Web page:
Coronavirus: College of Podiatry and Royal College of Physicians and Surgeons of Glasgow guidance on steroid injections
Guidance on the safety of steroids injected as part of podiatric procedures during the current COVID-19 virus pandemic
Joint response of the College of Podiatry and the Faculty of Podiatric Medicine of the Royal College of Physicians and Surgeons of Glasgow: Guidance on the safety of steroids injected as part of podiatric procedures during the current COVID-19 virus pandemic
Members may be concerned about the safety of using injected steroids for podiatric procedures during the current COVID-19 virus pandemic. This joint response provides information, guidance and recommendations, in the light of current knowledge.
Steroid use is common in podiatric procedures with the aim of easing pain, increasing mobility and quality of life. Their duration of effect is variable but can provide several months of benefit. The immunological impact of steroids given this way in patients with COVID-19 is unknown. As a result of the long quarantine period of an average of 14 days, there is also a risk that asymptomatic patients who are carrying the virus could be treated, potentially putting them at increased risk of an adverse outcome from the virus. There does appear to be higher risk patient groups, notably the elderly and those with comorbidities resulting in higher mortality rates.
Moreover, one must consider the risk of undertaking podiatric procedures in a hospital setting where they may be the risk of staff being exposed to potentially infected patients.
Use of steroids: possible impact in relation to COVID-19
The current WHO guidance 1for the management of severe acute respiratory infection in patients with COVID-19 is to avoid the routine use of systemic corticosteroids unless indicated for another reason. This is because steroids have been associated with an increased risk for mortality in patients with influenza and delayed viral clearance in patients with Middle East respiratory syndrome coronavirus (MERS-CoV) infection. Although they were widely used in the management of severe acute respiratory syndrome (SARS), there was no good evidence for benefit, and there was persuasive evidence of adverse short-and long-term harm 2. A recent study of patients with COVID in China reports that patients receiving corticosteroids did not have an effect on mortality, but rather delayed viral clearance 3.
Clearly, injections must not be undertaken in individuals with active infections. However, in addition, the potential arises to do harm to individuals who may be incubating or later develop COVID-19.
Long-acting, usually insoluble steroid formulations are frequently used in procedures to manage pain. To put this into context, Triamcinolone Acetonide 40mg is equivalent to ten times the normal daily physiological steroid production. Epidural steroids have been shown to cause a variable degree of adrenal suppression for at least some weeks 4. The potential impact of this immunological suppression in a patient incubating COVID at the time or in the future is unknown.
As with all podiatric procedures a risk-benefit balance has to be reached in discussion with the patient. Each case is unique and no guidance will cover all eventualities.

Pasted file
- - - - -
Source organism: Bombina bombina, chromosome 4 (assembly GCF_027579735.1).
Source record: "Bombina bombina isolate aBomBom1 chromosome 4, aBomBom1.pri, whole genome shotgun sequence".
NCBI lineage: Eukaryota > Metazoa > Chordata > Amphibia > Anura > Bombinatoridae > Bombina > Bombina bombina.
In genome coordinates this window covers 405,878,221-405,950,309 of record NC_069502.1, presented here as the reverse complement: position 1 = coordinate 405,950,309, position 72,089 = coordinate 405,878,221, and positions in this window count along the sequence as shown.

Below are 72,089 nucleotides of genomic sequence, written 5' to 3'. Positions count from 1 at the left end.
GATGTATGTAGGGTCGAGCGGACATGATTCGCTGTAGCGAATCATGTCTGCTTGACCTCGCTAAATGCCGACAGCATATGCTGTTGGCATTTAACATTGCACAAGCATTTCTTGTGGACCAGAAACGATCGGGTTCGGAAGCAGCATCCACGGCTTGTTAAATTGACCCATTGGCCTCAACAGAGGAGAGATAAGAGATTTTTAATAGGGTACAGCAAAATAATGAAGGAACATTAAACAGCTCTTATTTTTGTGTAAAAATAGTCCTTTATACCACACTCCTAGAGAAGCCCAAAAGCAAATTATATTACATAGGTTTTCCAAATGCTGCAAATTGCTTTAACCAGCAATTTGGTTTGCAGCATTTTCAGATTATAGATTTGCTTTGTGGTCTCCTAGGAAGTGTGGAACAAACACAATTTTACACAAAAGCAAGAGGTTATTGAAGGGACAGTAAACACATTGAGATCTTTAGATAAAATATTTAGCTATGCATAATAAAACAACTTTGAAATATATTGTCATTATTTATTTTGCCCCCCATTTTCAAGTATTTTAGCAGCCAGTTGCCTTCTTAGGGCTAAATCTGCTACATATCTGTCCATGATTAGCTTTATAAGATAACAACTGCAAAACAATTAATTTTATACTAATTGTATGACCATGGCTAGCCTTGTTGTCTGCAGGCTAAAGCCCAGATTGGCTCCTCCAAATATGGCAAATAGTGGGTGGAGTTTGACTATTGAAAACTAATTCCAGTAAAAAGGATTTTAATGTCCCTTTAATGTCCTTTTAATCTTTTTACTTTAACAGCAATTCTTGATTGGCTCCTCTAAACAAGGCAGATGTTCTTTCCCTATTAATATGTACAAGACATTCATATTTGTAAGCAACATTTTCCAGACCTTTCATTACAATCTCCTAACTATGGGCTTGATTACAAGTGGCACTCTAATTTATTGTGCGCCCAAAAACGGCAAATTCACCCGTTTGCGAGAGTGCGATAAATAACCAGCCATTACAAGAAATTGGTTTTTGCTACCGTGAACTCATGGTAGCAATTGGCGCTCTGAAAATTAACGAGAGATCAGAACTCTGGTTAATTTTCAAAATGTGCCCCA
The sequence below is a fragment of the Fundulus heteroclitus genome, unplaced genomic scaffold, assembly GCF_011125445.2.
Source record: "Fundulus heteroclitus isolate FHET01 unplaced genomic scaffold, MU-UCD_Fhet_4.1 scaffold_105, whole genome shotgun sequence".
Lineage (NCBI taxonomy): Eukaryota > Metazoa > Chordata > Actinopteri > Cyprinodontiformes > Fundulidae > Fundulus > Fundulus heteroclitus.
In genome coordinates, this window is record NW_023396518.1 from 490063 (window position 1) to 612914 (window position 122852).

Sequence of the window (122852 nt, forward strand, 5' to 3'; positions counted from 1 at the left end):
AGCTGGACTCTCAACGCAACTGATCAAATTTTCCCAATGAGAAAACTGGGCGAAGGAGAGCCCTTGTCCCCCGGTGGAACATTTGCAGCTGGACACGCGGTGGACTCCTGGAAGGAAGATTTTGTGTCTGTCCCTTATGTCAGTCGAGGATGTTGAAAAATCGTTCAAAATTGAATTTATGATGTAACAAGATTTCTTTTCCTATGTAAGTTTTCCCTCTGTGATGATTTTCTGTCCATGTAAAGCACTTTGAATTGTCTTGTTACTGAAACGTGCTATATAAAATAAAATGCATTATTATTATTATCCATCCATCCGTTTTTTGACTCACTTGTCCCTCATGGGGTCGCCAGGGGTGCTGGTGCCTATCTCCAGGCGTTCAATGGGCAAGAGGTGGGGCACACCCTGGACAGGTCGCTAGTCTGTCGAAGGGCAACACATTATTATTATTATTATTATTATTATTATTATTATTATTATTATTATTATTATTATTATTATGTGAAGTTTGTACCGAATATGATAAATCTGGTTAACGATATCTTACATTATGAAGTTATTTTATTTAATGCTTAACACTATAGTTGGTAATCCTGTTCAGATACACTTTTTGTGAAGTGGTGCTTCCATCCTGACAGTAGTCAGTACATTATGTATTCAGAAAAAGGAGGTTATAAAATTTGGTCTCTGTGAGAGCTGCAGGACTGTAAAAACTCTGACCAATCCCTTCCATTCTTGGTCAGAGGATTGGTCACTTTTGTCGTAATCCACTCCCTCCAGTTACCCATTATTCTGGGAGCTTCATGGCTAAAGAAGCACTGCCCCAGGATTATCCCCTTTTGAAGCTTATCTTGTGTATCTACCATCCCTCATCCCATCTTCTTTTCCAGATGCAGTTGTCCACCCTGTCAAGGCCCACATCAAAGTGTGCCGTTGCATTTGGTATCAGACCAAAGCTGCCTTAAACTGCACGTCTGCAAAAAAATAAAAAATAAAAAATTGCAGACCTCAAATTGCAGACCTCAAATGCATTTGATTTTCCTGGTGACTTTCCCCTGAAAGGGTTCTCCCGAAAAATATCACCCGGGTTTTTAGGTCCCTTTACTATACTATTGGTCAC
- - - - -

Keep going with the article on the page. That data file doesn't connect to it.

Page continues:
Caution should be used when assessing patients for steroid injections balancing the severity of underlying disease, the potential benefit and the risks including immunocompromise, underlying comorbidities and further risk should the patient have or become infected in the period after injection when there is likely to be an ongoing effect on the immunological system.
Patients should be fully aware of the potential increased risk, the lack of clear evidence and be engaged in decision making. Likewise, podiatrists should consider the risk and benefits of such injections and under which circumstances they will continue using them during the current clinical conditions.
The College of Podiatry and the Faculty of Podiatric Medicine of the Royal College of Physicians and Surgeons of Glasgow jointly recommend, on the balance of current evidence and risk, that podiatrists should avoid the use of corticosteroid injections and to seek to employ clinical alternatives, such as delaying administration of the injection or sodium hyaluronate, wherever possible.
The situation relating to the pandemic is rapidly changing but it is thought that there will be several months of disruption and the potential for a significant proportion of the population to become infected.
National guidance should also be followed and will be updated on a regular, often daily basis.Contact the College of Podiatry:
Dr Paul Chadwick
Clinical Director, Clinical Leadership & Education
Direct Line: 020 7234 8628
Email: email@example.comContact the Faculty of Podiatric Medicine of the Royal College of Physicians and Surgeons
Professor Robert Ashford
Faculty of Podiatric Medicine Dean
Direct Line: 0141 221 60 72
1. Clinical management of severe acute respiratory infection when novel coronavirus (nCoV) infection is suspected. 2020 World Health Organization. WHO.https://www.who.int/docs/default-source/coronaviruse/clinical-management-of-novel-cov.pdf
2. Russell CD, Millar JE, Baillie JK. Clinical evidence does not support corticosteroid treatment for 2019-nCoV lung injury. Lancet 2020; 395:473.
3. Huang et al, Clinical features of patients infected with 2019 novel coronavirus in Wuhan, China www.thelancet.com Vol 395 February 15, 2020
4. Friedly J et al, Systemic effects of epidural steroid injections for spinal stenosis, Pain: May 2018, Vol 159, Issue 5, p876 -883
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